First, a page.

Call Me By Your Name


Call Me By Your Name has been marketed as a gay romance, yet less overt is its inclusion of Jewish culture.”

Title: Call Me By Your Name (2017)
Director: Luca Guadagnino 👨🏽🇮🇹🌈
Writers: Original novel by André Aciman 👨🏼🇮🇹🇺🇸🇪🇬 and screenplay by James Ivory 👨🏼🇺🇸

Reviewed by Li 👩🏻🇺🇸

Technical: 4.75/5

What a wonderful way to lose yourself in this melodic sigh of a film. The fragile, sun-bleached veneer of Guadagnino’s Call Me By Your Name, based on a 2007 novel by the same name, hides iceberg-levels of depth, as sorrow, tension, hope, and joy broil just beneath the placid surface of smooth limestone and languid bike rides.

The film traces the relationship between the young Elio (Timothée Chalamet) and his father’s seasonal research assistant, Oliver (Armie Hammer). While their story is touching, it’s also as effervescent as the summer romance it seeks to capture. It will slip from my mind, eventually, but for a moment I was fully in thrall.

Gender: 2/5
Does it pass the Bechdel Test? YES, barely

Women flit about the edges of this summer dream but remain on the outside, looking in. They embody gender roles that are so traditional, they rather feel like afterthoughts. Granted, the film is set in 1983, but considering just how much cinema is set in the past these days, I feel disinclined to grade by retro standards.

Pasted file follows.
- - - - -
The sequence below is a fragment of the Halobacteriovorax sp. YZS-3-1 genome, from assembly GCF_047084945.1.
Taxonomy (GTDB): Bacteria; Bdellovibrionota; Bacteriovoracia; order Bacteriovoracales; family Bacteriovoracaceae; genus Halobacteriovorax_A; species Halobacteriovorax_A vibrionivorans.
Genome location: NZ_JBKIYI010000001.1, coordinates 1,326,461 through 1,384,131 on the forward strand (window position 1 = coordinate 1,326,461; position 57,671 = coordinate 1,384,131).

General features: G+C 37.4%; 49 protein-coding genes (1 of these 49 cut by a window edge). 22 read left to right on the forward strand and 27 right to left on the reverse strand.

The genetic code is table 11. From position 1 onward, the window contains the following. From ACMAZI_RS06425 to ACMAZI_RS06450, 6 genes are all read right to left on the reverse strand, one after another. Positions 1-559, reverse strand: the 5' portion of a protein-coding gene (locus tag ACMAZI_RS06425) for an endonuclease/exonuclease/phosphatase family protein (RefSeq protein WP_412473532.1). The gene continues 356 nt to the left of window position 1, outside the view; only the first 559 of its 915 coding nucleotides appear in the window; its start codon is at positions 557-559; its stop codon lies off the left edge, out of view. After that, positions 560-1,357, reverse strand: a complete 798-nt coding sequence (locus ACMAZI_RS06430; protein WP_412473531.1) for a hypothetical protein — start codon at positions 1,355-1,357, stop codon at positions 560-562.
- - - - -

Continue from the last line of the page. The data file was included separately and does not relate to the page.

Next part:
The primary female characters are Elio’s mother, Annella (Amira Casar), and Elio’s friend, Marzia (Esther Garrel). Annella is the epitome of a well-bred housewife—graceful, educated, and the penultimate hostess. She is almost always seen during mealtimes and, unlike her husband, is never depicted away from their villa.

On her own, Annella is flat but problem-free. Marzia, however, is not so lucky. As a longtime friend who obviously has a crush on Elio, she is used as a device for him to sort his feelings out. The two have sex, and it’s the first time for either of them. But as soon as Elio captures the affection of Oliver, he tosses her aside, avoiding her for days. Oliver’s own sidepiece, too, is wooed, toyed with, then ditched. And finally, towards the end of the film, insult is added to injury: Marzia approaches Elio once more, simply to say that she forgives him. The exchange is entirely unnecessary—in fact, it doesn’t even appear in the original novel. What purpose does it serve, than, but to absolve Elio of his careless actions towards Marzia? With its addition, Guadagnino implies that men can use and dispose of women with no repercussions.

On the plus side, I do want to point out the lack of toxic masculinity in Call Me By Your Name. Elio and his father, Mr. Perlman (Michael Stuhlbarg) have a great, close relationship. My favorite scene, in fact, involves a heart to heart in which Elio’s father imparts sage wisdom on the topic of love and life, in all its forms. The distinct lack of machismo—moreover, its heartfelt endorsement of vulnerability—is worth a bump in this category score.

Race: 2/5

There are no people of color in this film. It doesn’t ever feel out of place, as Call Me By Your Name takes place in the 1980s and in a remote village, literally “somewhere in northern Italy”, as its title card states. The fact that its racial makeup falls in line with its real-world setting—and that no damaging stereotypes are thus projected—garners it a point.